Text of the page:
4. I'm glad that attorney Carl Hayes, who represented the BMV in this case, is able to say that his client "is pleased to have resolved the issue". Everyone makes mistakes, even bureaucratic behemoths like Indiana's BMV. So to some extent we need to be forgiving of such mistakes. But when those mistakes are going to cost Indiana taxpayers millions of dollars to rectify (because neither plaintiff's counsel nor Mr. Hayes gave freely of their services, and the BMV, being a state-funded agency, relies on taxpayer dollars to pay these attorneys their fees), the agency doesn't have a right to feel "pleased to have resolved the issue". One is left wondering why the BMV feels so pleased with this resolution? The magnitude of the agency's overcharges might suggest to some that, perhaps, these errors were more than mere oversight. Could this be why the agency is so "pleased" with this resolution? Will Indiana motorists ever be assured that the culture of incompetence (if not worse) that the BMV seems to have fostered is no longer the status quo? Or will even more "overcharges" and lawsuits result? It's fairly obvious who is really "pleased to have resolved the issue", and it's not Indiana's taxpayers who are on the hook for the legal fees generated in these cases.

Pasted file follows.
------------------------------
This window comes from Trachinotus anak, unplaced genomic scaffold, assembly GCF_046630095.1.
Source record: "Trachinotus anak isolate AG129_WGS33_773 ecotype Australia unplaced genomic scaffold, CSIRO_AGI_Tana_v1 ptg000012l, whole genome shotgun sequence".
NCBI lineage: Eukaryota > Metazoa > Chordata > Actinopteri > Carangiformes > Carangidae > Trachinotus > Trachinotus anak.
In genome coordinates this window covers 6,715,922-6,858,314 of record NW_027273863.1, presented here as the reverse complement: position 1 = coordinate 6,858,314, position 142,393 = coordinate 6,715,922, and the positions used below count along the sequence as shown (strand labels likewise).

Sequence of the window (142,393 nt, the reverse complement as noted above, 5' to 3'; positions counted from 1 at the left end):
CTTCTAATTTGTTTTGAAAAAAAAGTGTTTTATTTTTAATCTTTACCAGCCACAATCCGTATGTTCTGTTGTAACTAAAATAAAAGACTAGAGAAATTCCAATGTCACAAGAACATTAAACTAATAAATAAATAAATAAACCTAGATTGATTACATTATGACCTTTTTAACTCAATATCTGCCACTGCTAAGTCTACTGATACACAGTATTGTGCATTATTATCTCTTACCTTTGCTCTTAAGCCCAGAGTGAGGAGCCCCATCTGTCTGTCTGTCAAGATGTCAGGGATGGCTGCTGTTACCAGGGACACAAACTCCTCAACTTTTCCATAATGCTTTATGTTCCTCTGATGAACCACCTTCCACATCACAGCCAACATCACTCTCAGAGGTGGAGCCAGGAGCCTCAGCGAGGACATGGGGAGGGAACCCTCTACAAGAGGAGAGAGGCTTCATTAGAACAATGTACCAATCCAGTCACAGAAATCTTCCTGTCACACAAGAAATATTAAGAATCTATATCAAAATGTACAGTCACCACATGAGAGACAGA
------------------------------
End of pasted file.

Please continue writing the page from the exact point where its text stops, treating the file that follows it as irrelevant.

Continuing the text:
5. From the article's fourth paragraph: "Her work underscores the blurry lines in Russia between the government and businesses . . ." Obviously, the author of this piece doesn't pay much attention to the "blurry lines" between government and businesses that exist in the United States. And I'm not talking only about Trump's alleged conflicts of interest. When lobbyists for major industries (pharmaceutical, petroleum, insurance, etc) have greater access to this country's elected representatives than do everyday individuals (i.e., voters), then I would say that the lines between government and business in the United States are just as blurry, if not more so, than in Russia.